I WANT TO ASK YOU A LITTLE BIT ABOUT MAINE, BECAUSE WE'VE OBVIOUSLY GOT A TEA PARTY GOVERNOR, AND I'M ALSO LOOKING AT PEOPLE LIKE MICHELE BACHMANN WHO'S A BIG TEA PARTY ICON FROM MINNESOTA, YANKEEDOM. IN READING THE CHARACTERISTICS OF THE NATIONS AND HOW THEY CARRY THINGS OUT, TO ME THE TEA PARTY SEEMS DEEP SOUTH IN CHARACTER. It is indeed, and the regional nature of the Tea Party is to be discussed in a feature that I wrote for Washington Monthly that's coming out in about a week or two. I'll be treating it in great detail. I don't want to steal their thunder, and I will back it with statistics and everything in that article, but yes, the vast majority of the Tea Party caucus in Congress, the self-identified Tea Party caucus, come from the four nations that form the Dixie Bloc coalition with a staggering number from the Deep South, and there are only three from the entirety of Yankeedom, none from New Netherland, none from Left Coast, and almost all of the Tea Party's most high-profile leaders, with the exception of Bachmann, all come from the Far West or Deep South or Greater Appalachia, and those who have succeeded here, the Tea Party has seen major setbacks in Yankeedom, including in Maine. Scott Walker in Wisconsin who won by very little, it's not as though the majority culture of Wisconsin has embraced his platform. He's encountered enormous headwinds, including the successful recall of state senators. Paul LePage's agenda, he won in a vote split. Not only are his opinion-poll ratings staggeringly low, but within a month and a half he managed to alienate the legislative Republican leadership in the state and is well-known to not be friendly with the conservative head of the Republican Party. So yes, the Tea Party appears to be national at first glance, but in fact when you actually look at where it's succeeding and where it's failing, it's extremely regional. But details on that coming up shortly in that magazine piece.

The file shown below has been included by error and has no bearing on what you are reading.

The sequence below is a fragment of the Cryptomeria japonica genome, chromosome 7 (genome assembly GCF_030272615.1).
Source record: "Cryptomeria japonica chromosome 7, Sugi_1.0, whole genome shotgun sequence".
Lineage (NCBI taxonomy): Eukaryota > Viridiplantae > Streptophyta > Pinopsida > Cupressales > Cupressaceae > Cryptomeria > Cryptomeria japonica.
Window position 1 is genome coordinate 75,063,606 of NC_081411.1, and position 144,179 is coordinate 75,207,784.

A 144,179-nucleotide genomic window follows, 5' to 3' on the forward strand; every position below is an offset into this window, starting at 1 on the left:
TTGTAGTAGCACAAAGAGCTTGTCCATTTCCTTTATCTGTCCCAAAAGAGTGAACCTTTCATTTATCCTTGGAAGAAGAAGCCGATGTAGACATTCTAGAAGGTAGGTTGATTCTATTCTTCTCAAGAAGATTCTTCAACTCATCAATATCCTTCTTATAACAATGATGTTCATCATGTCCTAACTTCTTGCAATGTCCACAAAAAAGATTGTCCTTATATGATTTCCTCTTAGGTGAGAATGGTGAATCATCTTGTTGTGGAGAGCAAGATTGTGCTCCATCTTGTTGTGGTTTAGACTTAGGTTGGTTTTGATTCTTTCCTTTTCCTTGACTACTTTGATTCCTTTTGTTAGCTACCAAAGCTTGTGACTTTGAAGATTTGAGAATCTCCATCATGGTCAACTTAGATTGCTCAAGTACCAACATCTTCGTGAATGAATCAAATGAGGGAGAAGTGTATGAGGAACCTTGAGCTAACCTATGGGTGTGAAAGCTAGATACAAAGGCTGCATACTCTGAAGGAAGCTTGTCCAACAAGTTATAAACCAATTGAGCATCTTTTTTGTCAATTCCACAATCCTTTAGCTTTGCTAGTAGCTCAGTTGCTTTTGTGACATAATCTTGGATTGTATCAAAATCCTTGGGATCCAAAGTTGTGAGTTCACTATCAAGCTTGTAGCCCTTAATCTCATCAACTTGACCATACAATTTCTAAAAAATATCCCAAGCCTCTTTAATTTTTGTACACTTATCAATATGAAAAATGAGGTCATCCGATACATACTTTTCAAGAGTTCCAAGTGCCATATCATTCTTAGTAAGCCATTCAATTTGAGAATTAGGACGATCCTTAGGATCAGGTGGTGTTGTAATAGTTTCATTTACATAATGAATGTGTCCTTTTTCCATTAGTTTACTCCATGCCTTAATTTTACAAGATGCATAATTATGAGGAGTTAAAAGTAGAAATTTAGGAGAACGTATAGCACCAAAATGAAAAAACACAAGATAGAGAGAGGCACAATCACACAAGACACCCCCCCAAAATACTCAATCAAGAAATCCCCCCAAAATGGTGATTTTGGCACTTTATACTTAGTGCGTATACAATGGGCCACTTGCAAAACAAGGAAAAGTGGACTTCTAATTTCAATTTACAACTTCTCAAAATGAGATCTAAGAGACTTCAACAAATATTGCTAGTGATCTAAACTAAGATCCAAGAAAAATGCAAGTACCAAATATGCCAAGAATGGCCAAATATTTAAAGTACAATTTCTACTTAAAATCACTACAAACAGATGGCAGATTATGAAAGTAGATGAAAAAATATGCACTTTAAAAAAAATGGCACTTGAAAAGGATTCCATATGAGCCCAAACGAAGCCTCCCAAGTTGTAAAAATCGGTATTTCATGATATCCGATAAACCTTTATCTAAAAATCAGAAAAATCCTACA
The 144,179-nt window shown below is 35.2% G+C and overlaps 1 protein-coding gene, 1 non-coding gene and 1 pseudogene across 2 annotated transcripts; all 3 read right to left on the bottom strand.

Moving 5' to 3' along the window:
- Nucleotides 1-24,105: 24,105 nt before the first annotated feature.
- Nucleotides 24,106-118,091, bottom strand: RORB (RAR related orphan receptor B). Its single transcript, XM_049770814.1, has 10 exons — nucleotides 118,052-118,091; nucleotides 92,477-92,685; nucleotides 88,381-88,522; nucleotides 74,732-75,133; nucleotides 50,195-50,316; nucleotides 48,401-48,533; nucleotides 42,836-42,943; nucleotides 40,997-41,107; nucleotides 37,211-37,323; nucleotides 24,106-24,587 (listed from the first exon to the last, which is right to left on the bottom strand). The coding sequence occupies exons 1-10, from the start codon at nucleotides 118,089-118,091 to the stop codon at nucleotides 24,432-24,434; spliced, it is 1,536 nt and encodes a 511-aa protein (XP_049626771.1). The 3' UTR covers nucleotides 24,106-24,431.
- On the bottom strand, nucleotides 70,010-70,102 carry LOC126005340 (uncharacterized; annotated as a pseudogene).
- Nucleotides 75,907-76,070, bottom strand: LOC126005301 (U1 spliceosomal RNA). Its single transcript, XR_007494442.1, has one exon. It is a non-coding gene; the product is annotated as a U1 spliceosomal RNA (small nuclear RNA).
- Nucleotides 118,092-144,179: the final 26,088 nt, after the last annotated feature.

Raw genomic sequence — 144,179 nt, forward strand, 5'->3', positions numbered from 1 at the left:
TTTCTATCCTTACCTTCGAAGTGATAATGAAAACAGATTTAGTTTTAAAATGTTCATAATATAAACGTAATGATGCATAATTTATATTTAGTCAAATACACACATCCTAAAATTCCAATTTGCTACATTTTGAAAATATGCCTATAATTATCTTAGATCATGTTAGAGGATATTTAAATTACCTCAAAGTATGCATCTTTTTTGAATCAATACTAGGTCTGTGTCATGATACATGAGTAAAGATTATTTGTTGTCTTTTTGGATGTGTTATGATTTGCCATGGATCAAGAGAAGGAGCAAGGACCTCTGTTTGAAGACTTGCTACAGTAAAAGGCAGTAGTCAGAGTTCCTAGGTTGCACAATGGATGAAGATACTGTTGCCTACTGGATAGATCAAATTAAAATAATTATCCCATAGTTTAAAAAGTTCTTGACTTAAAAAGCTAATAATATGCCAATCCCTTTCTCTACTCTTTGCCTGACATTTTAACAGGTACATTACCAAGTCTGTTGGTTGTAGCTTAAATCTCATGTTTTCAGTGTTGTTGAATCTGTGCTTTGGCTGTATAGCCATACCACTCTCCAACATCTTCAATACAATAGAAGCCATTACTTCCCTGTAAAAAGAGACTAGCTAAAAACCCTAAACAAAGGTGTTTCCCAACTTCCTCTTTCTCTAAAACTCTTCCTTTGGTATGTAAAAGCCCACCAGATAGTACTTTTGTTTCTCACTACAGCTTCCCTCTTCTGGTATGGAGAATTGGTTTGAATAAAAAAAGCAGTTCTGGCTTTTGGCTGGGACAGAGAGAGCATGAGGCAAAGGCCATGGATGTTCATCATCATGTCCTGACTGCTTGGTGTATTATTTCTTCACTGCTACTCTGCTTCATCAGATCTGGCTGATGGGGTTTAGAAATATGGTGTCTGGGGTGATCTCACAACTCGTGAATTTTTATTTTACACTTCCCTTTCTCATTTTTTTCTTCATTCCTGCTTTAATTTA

What the book is ultimately suggesting is where we see all these divisions today and the country seems to be so polarized and everyone's worried about it and the federal government's having difficulty functioning, what I bring forward in American Nations is that a lot of these divisions that we see now are regional in nature and in fact the country has seen those same regional divisions throughout our history, in all sorts of events. We've always been divided on regional grounds ever since the beginning. I think people sort of forget that. In times of crisis, we often are trying to look back at the Founding Fathers to recapture the supposedly lost set of shared ideals. You know, that if we only could recover those the country would be healed again.
>> READ: Excerpt: American Nations by Colin Woodard <<